This week, I’ll be sharing another image from our trip to Scotland in 2013. Another feature of this image, is that you’ll get to know a bit more about the banner on this blog.
This is the Bodach that sits at the head of Loch Long in Arrochar, Scotland.
For over five centuries this area, the feudal barony of Arrochar, was held by the chiefs of Clan MacFarlane and before them by their ancestors the barons of Arrochar. The family is Celtic in the male line and native to their Highland homeland of tall peaks and deep lochs just above the waist of Scotland. The settlement was a key target for Viking raiders who took their boats 2 miles overland to Tarbet to attack the unprotected inland settlements at Loch Lomond before their defeat in 1263 at the battle of Largs.
According to legend, the Bodach was instrumental in keeping the Vikings at bay to protect Loch Long and its surrounding villages.
In Scottish folklore, the bodach comes down the chimney to fetch naughty children, used as a cautionary tale or bogeyman figure to frighten children into good behavior. This sounds like a relative of the Krampus in European folklore.
This image was captured with a Canon EOS 5D Mk III with a 24-105 f/4L lens attached. Settings for this image were f/14 with 1/100 second at 320 ISO.
A couple of year’s ago, my wife and I visited Scotland for an all too short 12 days. It was a wonderful vacation that afforded us many great things to see and experience. One of these locales is in the next couple of photos…
As we were leaving the Isle of Skye toward Inverness, it was recommended that we take a detour to see Plockton. This picturesque town, that looks to belong in a much more temperate zone than the highlands of Scotland.
Of course, it helped that the weather was absolutely perfect for the end of May, which gave us beautiful blue skies.
Plockton is very much a tourist attraction, because of its beauty and palm trees; it was used as the backdrop for the BBC Scotland series Hamish Macbeth, about a local police constable in the fictional town of Lochdubh.
As you can tell from these photos, the detour was well worth it.
Both of these shots were taken with a Canon EOS 5D MkIII and 24-105mm f/4L lens. I used the in-camera HDR processing capability for each of these shots. They were both taken at f/14 and 1/500 second at 400 ISO.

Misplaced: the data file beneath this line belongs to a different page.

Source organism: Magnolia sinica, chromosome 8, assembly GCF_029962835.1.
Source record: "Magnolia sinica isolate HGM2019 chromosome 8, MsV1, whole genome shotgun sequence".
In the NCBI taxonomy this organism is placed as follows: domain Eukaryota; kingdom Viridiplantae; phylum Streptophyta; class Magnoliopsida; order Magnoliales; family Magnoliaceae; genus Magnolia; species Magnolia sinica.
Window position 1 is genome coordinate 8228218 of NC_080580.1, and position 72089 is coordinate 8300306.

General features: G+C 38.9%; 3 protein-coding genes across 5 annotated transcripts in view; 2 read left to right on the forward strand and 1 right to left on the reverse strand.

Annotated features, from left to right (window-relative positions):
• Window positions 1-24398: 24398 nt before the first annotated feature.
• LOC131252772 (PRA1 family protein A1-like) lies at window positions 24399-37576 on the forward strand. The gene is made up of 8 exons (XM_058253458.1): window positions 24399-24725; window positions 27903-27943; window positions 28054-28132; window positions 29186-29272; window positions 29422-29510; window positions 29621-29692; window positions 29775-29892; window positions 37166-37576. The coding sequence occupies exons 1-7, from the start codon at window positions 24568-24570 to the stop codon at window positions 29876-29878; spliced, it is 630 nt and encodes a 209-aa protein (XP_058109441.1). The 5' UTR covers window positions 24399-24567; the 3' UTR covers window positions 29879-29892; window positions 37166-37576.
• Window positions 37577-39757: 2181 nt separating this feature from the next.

Travel allows us to get to interesting places, which can provide us with a sense of wonder about nature, the universe or mankind…
This week’s Wednesday Wonderment mixes a little bit of all these elements. This image comes from a trip to the Isle of Mull off the west coast of Scotland. Mull is a wonderful place to vacation, where we spent a couple of great days.
In my research, I had found out about a beautiful walk that would lead us to a circle of stones known as the Lochbuie stones. Originally, this stone circle was comprised of 9 stones, and, even though it is no longer complete, there is still palpable energy running through the lines created within this site.
The walk over took us along the shore and then in-land through some marshy land toward the stones. Notable was that there was a second site of power along the route, which I didn’t find indicated anywhere, but could feel with surprising strength. Scotland is replete with locations that radiate power from a variety of sources, which enhances the experience of the landscape and great people to an amazing level.
The photo shows the Lochbuie Stone Circle with Ben Buie in the distance; the weather was not what one expects from Scotland at all times.
I took this image with a Canon EOS 5D MkIII with a 24-105mm f/4L lens. Shutter speed was at 1/125 second at f/18 at 400 ISO.
Last year, I went to visit my mother for her birthday; of course, we took the opportunity to go see some of the old sights! Here’s one…
Volendam is a picturesque town in the province of North Holland on the shore of the IJsselmeer, which used to be a sea, named the Zuiderzee. It originally was the harbor for Edam (well-known for its cheese), but in 1357 the inhabitants of Edam dug a more direct canal route to the Zuiderzee, so the harbor’s dam was used as a starting point for filling in the land, on which the new town of Volendam was settled.
These days, the town of Volendam is popular with tourists, as the houses have their own, inimitable style and many locals dress in traditional clothing to give the feel of being transported into a past several centuries ago.
It’s a great place to visit and when I noticed these fishing boats lined up in this fashion I couldn’t resist getting a shot of the scene.
This was shot with a Canon EOS 5D MkIII, using the in-camera HDR option. One fine day, I will actually catch up with image editing and processing and do a proper job, but, in the mean time, I still like this one.
This week, we are travelling a bit to the north to touch the arctic circle. Last year, I had the pleasure to spend 4 days in Iceland, which were not nearly enough to take in its beauty, but gave me a taste for more.
For 3 of the 4 days, I stayed in Akureyri, which is on the northern coast of Iceland; it is the second largest population center in Iceland with around 18,000 people. Through AirBnB, I had found a lovely farm where I had a room overlooking a fjord, and wonderful hosts.
I did my exploring in the area around Akureyri and found some amazing sights, such as the Mývatn area, where I found this rather surreal landscape. Lesser known than the Blue Lagoon in southern Iceland, Lake Mývatn is also the beneficiary of a geothermal plant. The light blue hue is due to the rich mineral content of the silica sediment that settles on the bottom; think lots of sulphur!